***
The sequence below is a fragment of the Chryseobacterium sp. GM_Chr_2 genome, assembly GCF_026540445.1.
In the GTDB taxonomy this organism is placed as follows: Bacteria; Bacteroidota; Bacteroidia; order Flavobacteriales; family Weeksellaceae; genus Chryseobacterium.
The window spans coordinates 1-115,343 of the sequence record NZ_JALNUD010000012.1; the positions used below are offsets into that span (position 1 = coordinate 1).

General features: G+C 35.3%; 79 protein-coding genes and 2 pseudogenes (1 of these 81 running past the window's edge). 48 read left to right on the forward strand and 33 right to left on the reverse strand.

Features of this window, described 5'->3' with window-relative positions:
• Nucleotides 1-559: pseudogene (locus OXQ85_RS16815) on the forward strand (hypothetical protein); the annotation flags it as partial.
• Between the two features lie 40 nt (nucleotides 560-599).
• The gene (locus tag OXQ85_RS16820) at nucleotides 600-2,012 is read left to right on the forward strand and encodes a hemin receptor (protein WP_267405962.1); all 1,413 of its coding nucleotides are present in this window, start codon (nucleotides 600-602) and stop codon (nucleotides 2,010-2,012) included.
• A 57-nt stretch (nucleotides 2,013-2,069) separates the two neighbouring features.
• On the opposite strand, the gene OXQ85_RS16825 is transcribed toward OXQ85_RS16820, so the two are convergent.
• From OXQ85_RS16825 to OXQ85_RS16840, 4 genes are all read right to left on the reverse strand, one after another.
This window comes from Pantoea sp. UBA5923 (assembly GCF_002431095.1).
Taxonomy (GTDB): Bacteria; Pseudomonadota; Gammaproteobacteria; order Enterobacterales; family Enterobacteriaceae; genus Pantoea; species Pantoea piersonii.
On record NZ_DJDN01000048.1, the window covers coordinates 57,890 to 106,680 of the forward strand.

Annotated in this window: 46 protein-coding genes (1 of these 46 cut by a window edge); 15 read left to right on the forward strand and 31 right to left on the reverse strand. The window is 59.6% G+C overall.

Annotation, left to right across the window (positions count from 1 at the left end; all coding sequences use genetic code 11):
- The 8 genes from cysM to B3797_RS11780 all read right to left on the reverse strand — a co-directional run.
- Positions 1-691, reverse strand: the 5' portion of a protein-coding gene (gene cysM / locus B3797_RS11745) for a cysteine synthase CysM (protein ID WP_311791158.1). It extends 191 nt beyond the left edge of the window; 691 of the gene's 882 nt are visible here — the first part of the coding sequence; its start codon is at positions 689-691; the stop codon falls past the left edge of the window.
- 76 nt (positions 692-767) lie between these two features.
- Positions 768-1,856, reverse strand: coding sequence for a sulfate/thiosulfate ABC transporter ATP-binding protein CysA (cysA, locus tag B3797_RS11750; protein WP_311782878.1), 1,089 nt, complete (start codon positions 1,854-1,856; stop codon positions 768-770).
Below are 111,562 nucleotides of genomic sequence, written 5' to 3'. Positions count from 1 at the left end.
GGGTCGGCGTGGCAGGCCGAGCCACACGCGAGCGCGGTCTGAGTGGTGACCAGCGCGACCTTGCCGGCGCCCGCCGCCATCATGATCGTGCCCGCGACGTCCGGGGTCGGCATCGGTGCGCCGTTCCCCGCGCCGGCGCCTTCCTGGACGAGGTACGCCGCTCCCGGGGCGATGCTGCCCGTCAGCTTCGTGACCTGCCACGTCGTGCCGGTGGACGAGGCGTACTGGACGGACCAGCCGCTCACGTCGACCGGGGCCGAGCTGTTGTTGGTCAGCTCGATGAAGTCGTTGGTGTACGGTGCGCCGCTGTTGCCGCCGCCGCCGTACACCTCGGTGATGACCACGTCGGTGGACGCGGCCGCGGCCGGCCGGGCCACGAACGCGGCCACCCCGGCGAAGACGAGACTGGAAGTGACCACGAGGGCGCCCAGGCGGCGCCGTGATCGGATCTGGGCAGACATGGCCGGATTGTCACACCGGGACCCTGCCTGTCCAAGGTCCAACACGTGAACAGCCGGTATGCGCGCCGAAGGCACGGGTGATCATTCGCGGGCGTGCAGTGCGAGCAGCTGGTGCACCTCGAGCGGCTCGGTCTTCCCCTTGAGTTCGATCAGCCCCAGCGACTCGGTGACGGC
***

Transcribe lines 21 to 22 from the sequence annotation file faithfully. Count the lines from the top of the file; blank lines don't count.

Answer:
Below are 111,562 nucleotides of genomic sequence, written 5' to 3'. Positions count from 1 at the left end.
GGGTCGGCGTGGCAGGCCGAGCCACACGCGAGCGCGGTCTGAGTGGTGACCAGCGCGACCTTGCCGGCGCCCGCCGCCATCATGATCGTGCCCGCGACGTCCGGGGTCGGCATCGGTGCGCCGTTCCCCGCGCCGGCGCCTTCCTGGACGAGGTACGCCGCTCCCGGGGCGATGCTGCCCGTCAGCTTCGTGACCTGCCACGTCGTGCCGGTGGACGAGGCGTACTGGACGGACCAGCCGCTCACGTCGACCGGGGCCGAGCTGTTGTTGGTCAGCTCGATGAAGTCGTTGGTGTACGGTGCGCCGCTGTTGCCGCCGCCGCCGTACACCTCGGTGATGACCACGTCGGTGGACGCGGCCGCGGCCGGCCGGGCCACGAACGCGGCCACCCCGGCGAAGACGAGACTGGAAGTGACCACGAGGGCGCCCAGGCGGCGCCGTGATCGGATCTGGGCAGACATGGCCGGATTGTCACACCGGGACCCTGCCTGTCCAAGGTCCAACACGTGAACAGCCGGTATGCGCGCCGAAGGCACGGGTGATCATTCGCGGGCGTGCAGTGCGAGCAGCTGGTGCACCTCGAGCGGCTCGGTCTTCCCCTTGAGTTCGATCAGCCCCAGCGACTCGGTGACGGC